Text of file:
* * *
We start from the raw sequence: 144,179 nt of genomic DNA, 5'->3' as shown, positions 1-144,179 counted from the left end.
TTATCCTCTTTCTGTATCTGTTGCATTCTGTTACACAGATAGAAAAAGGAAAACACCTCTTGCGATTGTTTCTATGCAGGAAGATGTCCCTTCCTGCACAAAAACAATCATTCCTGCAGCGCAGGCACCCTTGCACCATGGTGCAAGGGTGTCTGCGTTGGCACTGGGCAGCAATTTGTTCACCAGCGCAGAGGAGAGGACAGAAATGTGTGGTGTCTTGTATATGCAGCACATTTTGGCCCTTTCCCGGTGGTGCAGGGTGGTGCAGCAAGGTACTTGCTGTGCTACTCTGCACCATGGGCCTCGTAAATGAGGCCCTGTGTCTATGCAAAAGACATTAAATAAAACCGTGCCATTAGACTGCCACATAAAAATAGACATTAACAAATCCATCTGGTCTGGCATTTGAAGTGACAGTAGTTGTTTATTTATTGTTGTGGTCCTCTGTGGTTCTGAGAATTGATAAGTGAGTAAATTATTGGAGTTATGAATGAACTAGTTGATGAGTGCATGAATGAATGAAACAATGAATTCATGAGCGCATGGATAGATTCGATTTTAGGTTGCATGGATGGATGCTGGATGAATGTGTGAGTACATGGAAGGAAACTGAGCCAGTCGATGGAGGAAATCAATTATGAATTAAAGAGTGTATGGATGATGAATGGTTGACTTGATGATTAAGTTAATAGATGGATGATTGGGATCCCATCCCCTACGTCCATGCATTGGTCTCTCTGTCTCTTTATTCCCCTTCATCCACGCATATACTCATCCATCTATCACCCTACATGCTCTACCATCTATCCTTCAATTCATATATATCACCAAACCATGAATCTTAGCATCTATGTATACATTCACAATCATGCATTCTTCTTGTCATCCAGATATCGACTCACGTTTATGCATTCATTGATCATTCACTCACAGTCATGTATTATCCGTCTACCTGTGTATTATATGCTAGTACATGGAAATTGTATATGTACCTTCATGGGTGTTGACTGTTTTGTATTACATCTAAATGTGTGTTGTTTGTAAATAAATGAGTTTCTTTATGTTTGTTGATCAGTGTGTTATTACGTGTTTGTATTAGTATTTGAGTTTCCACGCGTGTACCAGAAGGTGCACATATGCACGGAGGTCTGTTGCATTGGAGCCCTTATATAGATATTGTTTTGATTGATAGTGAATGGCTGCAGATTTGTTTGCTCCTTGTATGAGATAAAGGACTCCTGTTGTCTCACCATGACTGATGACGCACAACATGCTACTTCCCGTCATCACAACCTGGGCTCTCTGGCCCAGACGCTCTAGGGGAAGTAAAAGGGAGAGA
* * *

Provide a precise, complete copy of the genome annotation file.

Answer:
We start from the raw sequence: 144,179 nt of genomic DNA, 5'->3' as shown, positions 1-144,179 counted from the left end.
TTATCCTCTTTCTGTATCTGTTGCATTCTGTTACACAGATAGAAAAAGGAAAACACCTCTTGCGATTGTTTCTATGCAGGAAGATGTCCCTTCCTGCACAAAAACAATCATTCCTGCAGCGCAGGCACCCTTGCACCATGGTGCAAGGGTGTCTGCGTTGGCACTGGGCAGCAATTTGTTCACCAGCGCAGAGGAGAGGACAGAAATGTGTGGTGTCTTGTATATGCAGCACATTTTGGCCCTTTCCCGGTGGTGCAGGGTGGTGCAGCAAGGTACTTGCTGTGCTACTCTGCACCATGGGCCTCGTAAATGAGGCCCTGTGTCTATGCAAAAGACATTAAATAAAACCGTGCCATTAGACTGCCACATAAAAATAGACATTAACAAATCCATCTGGTCTGGCATTTGAAGTGACAGTAGTTGTTTATTTATTGTTGTGGTCCTCTGTGGTTCTGAGAATTGATAAGTGAGTAAATTATTGGAGTTATGAATGAACTAGTTGATGAGTGCATGAATGAATGAAACAATGAATTCATGAGCGCATGGATAGATTCGATTTTAGGTTGCATGGATGGATGCTGGATGAATGTGTGAGTACATGGAAGGAAACTGAGCCAGTCGATGGAGGAAATCAATTATGAATTAAAGAGTGTATGGATGATGAATGGTTGACTTGATGATTAAGTTAATAGATGGATGATTGGGATCCCATCCCCTACGTCCATGCATTGGTCTCTCTGTCTCTTTATTCCCCTTCATCCACGCATATACTCATCCATCTATCACCCTACATGCTCTACCATCTATCCTTCAATTCATATATATCACCAAACCATGAATCTTAGCATCTATGTATACATTCACAATCATGCATTCTTCTTGTCATCCAGATATCGACTCACGTTTATGCATTCATTGATCATTCACTCACAGTCATGTATTATCCGTCTACCTGTGTATTATATGCTAGTACATGGAAATTGTATATGTACCTTCATGGGTGTTGACTGTTTTGTATTACATCTAAATGTGTGTTGTTTGTAAATAAATGAGTTTCTTTATGTTTGTTGATCAGTGTGTTATTACGTGTTTGTATTAGTATTTGAGTTTCCACGCGTGTACCAGAAGGTGCACATATGCACGGAGGTCTGTTGCATTGGAGCCCTTATATAGATATTGTTTTGATTGATAGTGAATGGCTGCAGATTTGTTTGCTCCTTGTATGAGATAAAGGACTCCTGTTGTCTCACCATGACTGATGACGCACAACATGCTACTTCCCGTCATCACAACCTGGGCTCTCTGGCCCAGACGCTCTAGGGGAAGTAAAAGGGAGAGA